Millennials love to bank from their mobile devices. Why trek to a physical bank branch to deposit a check or worry about running low in your checking account when you can handle all your banking needs with a few taps?

According to a Salesforce Research report, 75% of Millennials are at least somewhat reliant on a mobile banking app to interact with their bank for tasks such as depositing or sending checks, checking their balance, and paying bills.

These types of features are a must-have for banks to remain competitive today. However, there are certain functions that millennials look elsewhere to fulfill. Take P-to-P payments. Venmo processed a whopping $20 billion in payments in 2016. The app is wildly popular because it makes it easy for friends to send money to each other, and this can be seen as a threat to big banks. In response, nineteen banks recently teamed up with a startup called Zelle to deploy Venmo-like capabilities.

Bloomberg News

The reality is that technology companies will always be able to move faster and innovate more quickly than banks. If banks don’t want to lose their customer base, they have to offer equal or better products. In the case of P-to-P payments, the momentum was already going with Venmo, and so the banks had to give their P-to-P product a unique value proposition. Instead of requiring users to “cash out” and wait a couple days for the funds to be available (like Venmo), Zelle enabled them to offer instant availability.

This is a good start. However, the key to taking on Venmo (or any third party competitor) and adding value is to deliver integrated experiences. Customers should not only be able to transfer money to each other, but also use that money to pay for items and enjoy rewards. This is one of the lessons of mobile payments that many companies are still struggling to understand.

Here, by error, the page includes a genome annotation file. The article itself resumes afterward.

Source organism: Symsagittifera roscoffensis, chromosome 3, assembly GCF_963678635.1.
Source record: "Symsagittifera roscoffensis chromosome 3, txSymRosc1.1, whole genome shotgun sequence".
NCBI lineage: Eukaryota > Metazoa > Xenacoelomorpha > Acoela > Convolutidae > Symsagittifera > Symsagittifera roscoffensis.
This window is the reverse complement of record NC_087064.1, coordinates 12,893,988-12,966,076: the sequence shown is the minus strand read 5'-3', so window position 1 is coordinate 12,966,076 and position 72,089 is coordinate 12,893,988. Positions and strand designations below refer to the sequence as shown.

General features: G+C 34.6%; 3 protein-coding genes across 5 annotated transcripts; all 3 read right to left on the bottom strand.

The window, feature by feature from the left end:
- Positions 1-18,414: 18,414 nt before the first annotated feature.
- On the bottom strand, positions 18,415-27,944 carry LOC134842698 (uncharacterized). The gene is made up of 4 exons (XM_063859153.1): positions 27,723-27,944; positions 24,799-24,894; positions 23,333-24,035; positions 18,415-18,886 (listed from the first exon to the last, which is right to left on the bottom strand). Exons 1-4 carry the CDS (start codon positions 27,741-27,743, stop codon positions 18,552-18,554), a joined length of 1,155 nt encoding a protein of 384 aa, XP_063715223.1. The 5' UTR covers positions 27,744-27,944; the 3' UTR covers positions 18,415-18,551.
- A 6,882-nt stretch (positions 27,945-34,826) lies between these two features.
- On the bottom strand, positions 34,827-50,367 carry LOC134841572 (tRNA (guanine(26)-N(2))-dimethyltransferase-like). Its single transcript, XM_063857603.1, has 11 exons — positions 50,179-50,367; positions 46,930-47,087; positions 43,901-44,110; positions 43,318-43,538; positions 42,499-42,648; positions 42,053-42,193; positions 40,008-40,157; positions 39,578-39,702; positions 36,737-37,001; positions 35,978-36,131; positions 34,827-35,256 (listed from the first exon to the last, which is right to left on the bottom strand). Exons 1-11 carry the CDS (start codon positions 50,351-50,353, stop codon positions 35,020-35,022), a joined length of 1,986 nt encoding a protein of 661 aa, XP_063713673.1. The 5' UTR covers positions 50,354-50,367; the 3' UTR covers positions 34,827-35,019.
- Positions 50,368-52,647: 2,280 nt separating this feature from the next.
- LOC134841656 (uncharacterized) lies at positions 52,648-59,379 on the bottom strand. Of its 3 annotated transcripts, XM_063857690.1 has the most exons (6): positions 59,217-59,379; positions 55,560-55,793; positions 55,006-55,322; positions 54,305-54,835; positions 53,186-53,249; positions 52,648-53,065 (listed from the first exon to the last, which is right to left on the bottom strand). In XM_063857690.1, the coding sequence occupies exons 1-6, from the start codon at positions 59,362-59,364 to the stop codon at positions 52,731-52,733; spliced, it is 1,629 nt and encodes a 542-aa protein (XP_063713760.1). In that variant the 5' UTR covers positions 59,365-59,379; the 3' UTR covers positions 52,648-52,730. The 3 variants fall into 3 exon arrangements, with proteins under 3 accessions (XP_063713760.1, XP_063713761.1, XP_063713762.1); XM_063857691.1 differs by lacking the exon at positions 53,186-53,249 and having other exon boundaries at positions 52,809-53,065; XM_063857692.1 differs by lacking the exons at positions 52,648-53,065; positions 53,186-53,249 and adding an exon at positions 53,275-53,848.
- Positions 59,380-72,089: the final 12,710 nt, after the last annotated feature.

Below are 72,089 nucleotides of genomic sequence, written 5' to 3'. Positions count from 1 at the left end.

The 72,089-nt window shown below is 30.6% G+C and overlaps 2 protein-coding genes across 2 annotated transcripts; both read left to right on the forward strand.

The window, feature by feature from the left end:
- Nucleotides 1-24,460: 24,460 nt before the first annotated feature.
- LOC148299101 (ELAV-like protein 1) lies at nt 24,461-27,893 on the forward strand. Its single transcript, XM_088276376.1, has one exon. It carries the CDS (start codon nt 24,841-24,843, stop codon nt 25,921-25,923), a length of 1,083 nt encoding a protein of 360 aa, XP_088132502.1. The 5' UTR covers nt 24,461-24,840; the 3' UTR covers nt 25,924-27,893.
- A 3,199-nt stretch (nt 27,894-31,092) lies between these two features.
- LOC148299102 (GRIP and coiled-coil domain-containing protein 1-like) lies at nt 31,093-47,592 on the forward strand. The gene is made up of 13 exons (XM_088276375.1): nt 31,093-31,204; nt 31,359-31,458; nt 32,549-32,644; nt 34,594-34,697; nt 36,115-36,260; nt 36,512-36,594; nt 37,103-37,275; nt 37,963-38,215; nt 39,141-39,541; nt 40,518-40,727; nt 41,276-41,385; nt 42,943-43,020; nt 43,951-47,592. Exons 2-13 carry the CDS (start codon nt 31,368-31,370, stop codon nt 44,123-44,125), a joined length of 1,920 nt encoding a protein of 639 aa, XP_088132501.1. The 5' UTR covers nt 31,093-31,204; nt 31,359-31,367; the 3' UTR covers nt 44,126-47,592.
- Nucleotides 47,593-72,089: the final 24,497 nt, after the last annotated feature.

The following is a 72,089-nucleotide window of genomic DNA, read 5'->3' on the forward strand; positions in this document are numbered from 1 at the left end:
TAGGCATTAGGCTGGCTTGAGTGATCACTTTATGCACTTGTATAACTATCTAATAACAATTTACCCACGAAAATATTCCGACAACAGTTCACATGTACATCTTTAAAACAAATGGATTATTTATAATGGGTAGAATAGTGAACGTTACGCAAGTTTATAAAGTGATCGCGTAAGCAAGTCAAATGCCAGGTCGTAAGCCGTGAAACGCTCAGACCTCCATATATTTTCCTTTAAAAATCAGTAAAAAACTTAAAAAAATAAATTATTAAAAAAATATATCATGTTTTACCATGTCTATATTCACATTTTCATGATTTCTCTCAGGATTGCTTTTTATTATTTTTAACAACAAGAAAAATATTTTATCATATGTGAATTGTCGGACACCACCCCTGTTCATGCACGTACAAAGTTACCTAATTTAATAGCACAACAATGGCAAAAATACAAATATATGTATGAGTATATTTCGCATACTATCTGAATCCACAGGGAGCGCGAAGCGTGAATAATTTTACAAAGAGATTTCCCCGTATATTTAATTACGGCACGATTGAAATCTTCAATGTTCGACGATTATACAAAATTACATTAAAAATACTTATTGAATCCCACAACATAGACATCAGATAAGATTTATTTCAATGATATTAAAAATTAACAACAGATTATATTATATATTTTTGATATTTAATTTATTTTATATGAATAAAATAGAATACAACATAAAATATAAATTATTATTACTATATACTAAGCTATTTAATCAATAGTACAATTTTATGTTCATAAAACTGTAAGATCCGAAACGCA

It’s not enough to offer a mobile payment capability. That capability has to materially improve the shopping experience if customers are going to use it. Many third-party wallet apps have struggled to gain traction because it’s just as easy for customers to pay with a credit card as it is with a phone. There is no added benefit.

Conversely, Starbucks has experienced overwhelming success with its mobile payments app because it coupled payment with other features, like loyalty tracking and order ahead. Customers use the app in droves because they have the chance to earn a free coffee or skip the line. It’s also worth noting that when anyone introduced a payment only wallet app, and it was a disaster. No wallet has succeeded on a global scale.

So, for banks to stay ahead of the curve and keep their customers engaged on mobile, they have to bundle high utility functions for Millennials into their apps. The best way to achieve this is through a collaborative environment where banks can work with retailers and third party providers to deliver rich and robust functionalities. Millennials are not only be able to do P-to-P payments with Zelle, but also pay with Zelle as they enjoy digitally enhanced shopping experiences in participating large retailers.

Smaller, more agile companies hold certain advantages, but they do not have to undermine the role of incumbent players, like banks, who have large customer bases that trust them as an institution. What banks need are tools that allow them to work with third parties like retailers and brands who can elevate their apps to a new level.